Frances Gould, Bogren, Richard C.
Zhijun Liu, left, holds a container of a solubilizer solution in water, and post-doc researcher Yixuan Dong holds a length of rubber tubing typical of commercial spray equipment. It’s difficult to clean herbicide residues from the hoses because of the porosity. Photo by Rick Bogren
Herbicide residue that remains in spray equipment, even after triple rinsing, can pose problems, especially when the residue is from 2,4-D or dicamba and the next job is soybeans.
LSU AgCenter researcher Zhijun Liu has been working with solubilizers for years with pharmaceuticals. Now, he’s testing his solubilizers in agricultural spray equipment with the goal of improving the cleanout process.
The challenging issue is removing herbicide residue from nozzles, hoses, pipes and connectors — particularly if the residue dries before the cleanout process begins.
“Some herbicides, particularly 2,4-D and dicamba in their acid forms, do not readily dissolve in water,” Liu said. “Adding a solubilizer in the rinse will help remove more of the residue from the equipment.”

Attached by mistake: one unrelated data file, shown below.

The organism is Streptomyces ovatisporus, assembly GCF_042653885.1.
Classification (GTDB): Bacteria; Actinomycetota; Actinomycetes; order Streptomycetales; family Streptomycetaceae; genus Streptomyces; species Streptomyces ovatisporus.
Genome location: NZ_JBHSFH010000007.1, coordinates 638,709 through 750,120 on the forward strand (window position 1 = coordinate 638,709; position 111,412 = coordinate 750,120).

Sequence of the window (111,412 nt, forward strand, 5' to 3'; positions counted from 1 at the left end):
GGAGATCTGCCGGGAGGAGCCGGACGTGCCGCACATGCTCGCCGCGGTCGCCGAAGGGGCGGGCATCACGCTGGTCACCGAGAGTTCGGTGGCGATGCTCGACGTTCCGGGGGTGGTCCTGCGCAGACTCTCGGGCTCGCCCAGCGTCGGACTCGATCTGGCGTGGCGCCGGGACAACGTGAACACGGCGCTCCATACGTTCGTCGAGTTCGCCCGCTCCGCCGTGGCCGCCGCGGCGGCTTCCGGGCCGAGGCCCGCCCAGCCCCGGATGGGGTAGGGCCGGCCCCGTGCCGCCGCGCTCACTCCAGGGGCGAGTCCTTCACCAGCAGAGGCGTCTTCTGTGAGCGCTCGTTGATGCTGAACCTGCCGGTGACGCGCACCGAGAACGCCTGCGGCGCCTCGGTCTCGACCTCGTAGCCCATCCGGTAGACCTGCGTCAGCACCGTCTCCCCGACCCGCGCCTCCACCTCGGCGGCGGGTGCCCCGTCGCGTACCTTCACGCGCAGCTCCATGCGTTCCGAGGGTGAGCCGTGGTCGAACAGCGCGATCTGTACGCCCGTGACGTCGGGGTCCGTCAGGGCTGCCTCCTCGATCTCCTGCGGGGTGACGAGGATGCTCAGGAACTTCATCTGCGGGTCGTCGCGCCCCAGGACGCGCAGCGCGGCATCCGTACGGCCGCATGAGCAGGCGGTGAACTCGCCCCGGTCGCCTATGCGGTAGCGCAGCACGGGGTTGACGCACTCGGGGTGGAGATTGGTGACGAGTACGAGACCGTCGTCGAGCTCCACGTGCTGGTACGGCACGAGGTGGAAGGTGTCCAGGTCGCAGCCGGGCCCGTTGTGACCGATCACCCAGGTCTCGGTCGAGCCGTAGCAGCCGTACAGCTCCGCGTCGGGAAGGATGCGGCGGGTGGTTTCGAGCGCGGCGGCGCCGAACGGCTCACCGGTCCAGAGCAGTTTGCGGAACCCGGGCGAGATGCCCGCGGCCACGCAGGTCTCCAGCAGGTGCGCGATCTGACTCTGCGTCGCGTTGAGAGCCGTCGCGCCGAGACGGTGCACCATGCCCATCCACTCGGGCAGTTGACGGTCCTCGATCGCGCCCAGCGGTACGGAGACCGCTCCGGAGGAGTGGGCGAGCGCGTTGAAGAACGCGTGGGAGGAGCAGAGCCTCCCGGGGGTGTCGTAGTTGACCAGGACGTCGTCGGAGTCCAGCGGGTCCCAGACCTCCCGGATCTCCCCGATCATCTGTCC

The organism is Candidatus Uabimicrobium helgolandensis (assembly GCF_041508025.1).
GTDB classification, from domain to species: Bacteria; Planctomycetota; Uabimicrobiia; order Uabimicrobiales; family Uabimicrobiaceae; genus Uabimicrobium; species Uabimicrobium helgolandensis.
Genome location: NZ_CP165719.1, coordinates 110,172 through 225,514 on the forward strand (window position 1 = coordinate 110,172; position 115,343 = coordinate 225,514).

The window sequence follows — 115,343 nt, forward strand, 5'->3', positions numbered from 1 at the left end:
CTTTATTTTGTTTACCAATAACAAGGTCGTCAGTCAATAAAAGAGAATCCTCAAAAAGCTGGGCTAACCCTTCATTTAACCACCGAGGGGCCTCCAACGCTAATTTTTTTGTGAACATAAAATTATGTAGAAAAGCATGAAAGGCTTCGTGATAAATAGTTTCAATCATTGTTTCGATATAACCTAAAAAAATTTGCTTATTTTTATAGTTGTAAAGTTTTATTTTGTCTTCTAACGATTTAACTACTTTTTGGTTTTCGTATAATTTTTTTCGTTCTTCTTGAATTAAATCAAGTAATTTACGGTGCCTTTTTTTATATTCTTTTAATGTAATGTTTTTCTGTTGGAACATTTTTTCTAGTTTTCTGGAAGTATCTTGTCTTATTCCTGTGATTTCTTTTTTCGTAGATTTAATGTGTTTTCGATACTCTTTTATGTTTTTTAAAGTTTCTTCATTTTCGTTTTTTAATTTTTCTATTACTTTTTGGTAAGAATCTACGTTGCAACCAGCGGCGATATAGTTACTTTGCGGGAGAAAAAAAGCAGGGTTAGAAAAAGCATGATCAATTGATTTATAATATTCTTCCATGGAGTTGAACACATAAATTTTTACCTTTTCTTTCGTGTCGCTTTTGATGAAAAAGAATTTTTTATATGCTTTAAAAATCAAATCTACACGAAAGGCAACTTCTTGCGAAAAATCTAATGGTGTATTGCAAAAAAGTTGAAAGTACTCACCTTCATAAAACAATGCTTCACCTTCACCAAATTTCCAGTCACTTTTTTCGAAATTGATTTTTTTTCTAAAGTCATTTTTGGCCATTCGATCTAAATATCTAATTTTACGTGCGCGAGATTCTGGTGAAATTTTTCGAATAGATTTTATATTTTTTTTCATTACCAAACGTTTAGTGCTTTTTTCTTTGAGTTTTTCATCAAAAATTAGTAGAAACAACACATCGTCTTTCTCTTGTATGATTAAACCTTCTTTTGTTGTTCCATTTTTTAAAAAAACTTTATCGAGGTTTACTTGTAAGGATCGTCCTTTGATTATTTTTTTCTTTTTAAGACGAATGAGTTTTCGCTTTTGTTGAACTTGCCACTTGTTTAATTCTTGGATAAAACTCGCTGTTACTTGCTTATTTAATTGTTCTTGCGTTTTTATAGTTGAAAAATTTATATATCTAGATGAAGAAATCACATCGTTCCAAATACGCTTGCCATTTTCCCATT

Liu’s solubility enhancement compounds have been shown to work well in medical arenas, so they should perform well in agricultural applications, he said.
“We aim to solubilize more residues and do a better job of cleaning the equipment,” he said. A bonus is that the compounds he’s already developed are food-grade, derived from plant materials. “They’re naturally occurring and environmentally friendly.”
Liu has identified five to eight compounds he believes will do the job with agricultural chemicals. “The preliminary tests show promise in the laboratory,” he said.
The program is in its initial stage, focusing on the chemistry of the herbicides and using instrument analysis to evaluate the effectiveness of the solubilizers.
“We want to identify promising compounds and then move on to equipment tests,” Liu said. Rick Bogren
The LSU AgCenter and the LSU College of Agriculture